14 June marks 12 months since the fire at Grenfell Tower in London
A tragedy that struck on an unprecedented scale, killing 72 people and affecting many more, the Grenfell Tower fire has had far-reaching effects. Amid the outrage, heartbreak and trauma, nurses have been on the ground trying to bring some hope for recovery to those affected.
One of the first steps taken by Central and North West London NHS Foundation Trust (CNWL) was to put together a nurse-led outreach team. In the immediate aftermath of the fire, initial aims were to offer mental health first aid to survivors, but it wasn’t straightforward.
“Our first barrier was – and still is – engaging people in the community with the idea of treatment. A lot of people don’t want to talk,” says Emma Kennedy, mental health nurse and outreach team manager. “In this situation, there was no model to follow so one of the biggest challenges has been finding creative ways to gain the trust of a distrusting community and working flexibly to respond to needs as they arise and develop.”
Offering services to the bereaved and the survivors was the initial priority and one that was easier to manage. It became more complicated trying to find a way to reach witnesses and other local residents, families and children affected.
We thought we’d be done within a few months but we’ve found that people process at their own pace
The team began by attending community events, wearing green Grenfell hoodies to make their presence and availability known. The response from these identified that there was an immense need for support within the wider population and so they set up a street screening programme, knocking on doors and talking to people.
Trauma symptoms were even more prevalent than anticipated and what quickly became clear was the number and complexity of health needs. It hasn’t simply been a case of treating the ongoing mental health issues that have arisen. As is often the case, the team is also coming across physical health conditions that are inextricably linked with mental health.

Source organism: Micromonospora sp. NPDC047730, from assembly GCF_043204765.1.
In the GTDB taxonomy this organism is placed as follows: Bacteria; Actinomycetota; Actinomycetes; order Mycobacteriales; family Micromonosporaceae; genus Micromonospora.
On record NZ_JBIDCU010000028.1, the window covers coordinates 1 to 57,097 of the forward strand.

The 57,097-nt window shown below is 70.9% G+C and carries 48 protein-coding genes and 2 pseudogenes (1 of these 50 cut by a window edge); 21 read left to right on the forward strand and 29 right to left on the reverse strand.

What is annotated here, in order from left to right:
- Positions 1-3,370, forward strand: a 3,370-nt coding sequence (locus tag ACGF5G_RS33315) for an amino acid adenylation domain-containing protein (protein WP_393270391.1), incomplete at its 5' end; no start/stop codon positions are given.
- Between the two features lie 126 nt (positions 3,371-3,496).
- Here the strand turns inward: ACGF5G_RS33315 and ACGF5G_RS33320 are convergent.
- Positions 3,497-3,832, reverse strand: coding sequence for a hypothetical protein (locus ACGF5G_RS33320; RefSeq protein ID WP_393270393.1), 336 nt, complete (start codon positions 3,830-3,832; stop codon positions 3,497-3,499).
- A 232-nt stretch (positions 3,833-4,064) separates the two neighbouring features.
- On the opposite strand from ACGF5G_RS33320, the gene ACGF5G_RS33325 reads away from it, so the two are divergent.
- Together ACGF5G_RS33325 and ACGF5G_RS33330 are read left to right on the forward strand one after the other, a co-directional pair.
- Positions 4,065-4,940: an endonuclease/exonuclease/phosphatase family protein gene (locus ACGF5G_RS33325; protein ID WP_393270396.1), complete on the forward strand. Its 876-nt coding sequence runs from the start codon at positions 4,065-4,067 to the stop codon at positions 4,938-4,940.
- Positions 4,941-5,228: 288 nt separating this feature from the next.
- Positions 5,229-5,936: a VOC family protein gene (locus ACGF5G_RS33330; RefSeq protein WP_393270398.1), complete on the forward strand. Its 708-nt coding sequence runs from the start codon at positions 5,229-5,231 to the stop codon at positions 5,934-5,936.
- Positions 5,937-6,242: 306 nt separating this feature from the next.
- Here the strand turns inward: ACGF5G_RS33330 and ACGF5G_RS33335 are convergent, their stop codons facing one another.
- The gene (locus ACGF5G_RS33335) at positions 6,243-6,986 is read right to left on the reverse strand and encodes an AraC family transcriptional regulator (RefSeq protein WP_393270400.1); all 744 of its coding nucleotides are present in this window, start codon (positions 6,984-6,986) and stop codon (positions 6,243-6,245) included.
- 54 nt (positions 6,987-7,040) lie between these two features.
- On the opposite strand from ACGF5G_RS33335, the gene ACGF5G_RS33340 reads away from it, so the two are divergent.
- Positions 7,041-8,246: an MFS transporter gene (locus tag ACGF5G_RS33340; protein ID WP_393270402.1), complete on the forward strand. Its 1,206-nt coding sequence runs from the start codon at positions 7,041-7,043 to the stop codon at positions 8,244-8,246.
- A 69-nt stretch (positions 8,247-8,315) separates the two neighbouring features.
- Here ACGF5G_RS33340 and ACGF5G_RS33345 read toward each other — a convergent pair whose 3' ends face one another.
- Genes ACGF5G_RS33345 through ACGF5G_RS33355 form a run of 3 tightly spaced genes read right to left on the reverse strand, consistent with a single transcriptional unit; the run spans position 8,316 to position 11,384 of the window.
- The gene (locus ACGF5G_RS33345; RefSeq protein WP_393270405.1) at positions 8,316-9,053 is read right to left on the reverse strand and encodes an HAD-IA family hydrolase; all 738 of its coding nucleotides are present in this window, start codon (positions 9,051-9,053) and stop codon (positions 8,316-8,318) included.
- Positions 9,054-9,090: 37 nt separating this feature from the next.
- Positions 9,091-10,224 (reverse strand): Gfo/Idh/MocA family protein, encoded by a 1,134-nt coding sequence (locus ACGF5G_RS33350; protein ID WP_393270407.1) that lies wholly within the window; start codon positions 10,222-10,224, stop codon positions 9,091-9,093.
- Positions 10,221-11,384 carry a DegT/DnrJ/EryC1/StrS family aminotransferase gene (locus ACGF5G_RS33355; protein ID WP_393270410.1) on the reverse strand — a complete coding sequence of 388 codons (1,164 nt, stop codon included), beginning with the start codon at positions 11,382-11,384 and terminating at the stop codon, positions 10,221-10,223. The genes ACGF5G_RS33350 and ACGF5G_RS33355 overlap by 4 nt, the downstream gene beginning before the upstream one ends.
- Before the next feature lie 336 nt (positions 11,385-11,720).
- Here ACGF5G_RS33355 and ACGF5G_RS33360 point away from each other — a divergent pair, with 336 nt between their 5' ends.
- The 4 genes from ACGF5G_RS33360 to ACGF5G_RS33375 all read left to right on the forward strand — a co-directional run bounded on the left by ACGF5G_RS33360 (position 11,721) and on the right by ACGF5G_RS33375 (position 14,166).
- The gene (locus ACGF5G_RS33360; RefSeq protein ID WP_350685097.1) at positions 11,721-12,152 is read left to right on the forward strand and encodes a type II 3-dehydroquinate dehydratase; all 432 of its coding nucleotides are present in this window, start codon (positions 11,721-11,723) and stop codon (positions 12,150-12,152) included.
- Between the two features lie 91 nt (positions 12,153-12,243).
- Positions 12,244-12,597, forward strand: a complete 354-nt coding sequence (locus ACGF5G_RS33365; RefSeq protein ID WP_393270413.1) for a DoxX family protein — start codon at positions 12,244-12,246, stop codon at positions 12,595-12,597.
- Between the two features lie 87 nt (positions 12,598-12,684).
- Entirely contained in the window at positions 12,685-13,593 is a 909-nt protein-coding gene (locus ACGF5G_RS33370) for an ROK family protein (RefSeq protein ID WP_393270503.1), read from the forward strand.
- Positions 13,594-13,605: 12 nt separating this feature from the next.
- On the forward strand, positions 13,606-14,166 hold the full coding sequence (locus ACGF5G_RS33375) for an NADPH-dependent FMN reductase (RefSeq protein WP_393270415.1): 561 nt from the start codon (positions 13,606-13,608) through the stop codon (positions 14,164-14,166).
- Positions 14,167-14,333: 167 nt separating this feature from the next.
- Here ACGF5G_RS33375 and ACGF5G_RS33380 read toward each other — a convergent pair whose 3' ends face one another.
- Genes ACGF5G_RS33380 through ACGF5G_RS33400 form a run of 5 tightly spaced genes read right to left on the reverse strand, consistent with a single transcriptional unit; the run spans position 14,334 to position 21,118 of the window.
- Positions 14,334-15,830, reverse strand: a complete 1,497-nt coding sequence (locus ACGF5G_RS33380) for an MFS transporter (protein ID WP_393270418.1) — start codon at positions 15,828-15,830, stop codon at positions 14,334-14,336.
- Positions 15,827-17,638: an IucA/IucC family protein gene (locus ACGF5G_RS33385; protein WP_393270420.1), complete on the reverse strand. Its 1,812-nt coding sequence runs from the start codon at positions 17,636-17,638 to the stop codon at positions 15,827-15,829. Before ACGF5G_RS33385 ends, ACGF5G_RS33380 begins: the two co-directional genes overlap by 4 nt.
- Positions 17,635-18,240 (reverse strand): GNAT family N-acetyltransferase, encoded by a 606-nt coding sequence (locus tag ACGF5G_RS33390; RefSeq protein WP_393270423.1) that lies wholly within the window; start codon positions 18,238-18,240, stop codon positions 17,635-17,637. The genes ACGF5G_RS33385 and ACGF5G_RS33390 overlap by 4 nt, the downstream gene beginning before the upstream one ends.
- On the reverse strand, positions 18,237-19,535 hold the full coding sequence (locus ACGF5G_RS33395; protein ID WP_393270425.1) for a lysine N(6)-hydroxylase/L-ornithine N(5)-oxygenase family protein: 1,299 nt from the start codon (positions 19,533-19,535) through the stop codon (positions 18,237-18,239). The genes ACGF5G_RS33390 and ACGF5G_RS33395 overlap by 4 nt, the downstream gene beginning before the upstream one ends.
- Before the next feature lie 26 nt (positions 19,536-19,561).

“The unique quality of our team, as one comprised of professionals who mostly have training in mental health,” says Emma, “is that we’re able to identify and treat the pre-existing emotional and mental health problems that are often giving rise to further health conditions as well.”
Time challenges of trauma
So far, almost 6,500 people have had contact with the outreach team, with more than two-thirds going on to accept assistance and wider health referrals.
Whereas initially, people were slow to trust and engage, they now seem to be anticipating the arrival of the outreach services with many saying they were simply waiting for the team to come to them.
“We thought we’d be done within a few months but we’ve found that people process at their own pace and you can’t force them to talk about a traumatic experience. We’ve watched, made sure they’re safe, and we’ve waited. Sometimes they trickle in and then there are surges.”
The team is currently made up of mental health nurses, occupational therapists, art therapists, a music and a drama therapist, assistant psychologists and two local residents – one of whom worked in public health and one of whom has a Masters in Islamic studies and spent time in the Calais camps.
Various therapy classes, such as drumming, sculpting and drawing, are put on regularly in community centres and outreach workers are also present to ensure that, should anyone express a desire to talk about their Grenfell experiences, then they are able to get immediate referral to the wider Grenfell team’s therapy services.
Changing the discourse
What has become clear to Emma’s team over the past year is that the needs in the community go beyond the Grenfell repercussions; their work has highlighted how vital and successful a proactive, preventative model of health care can be.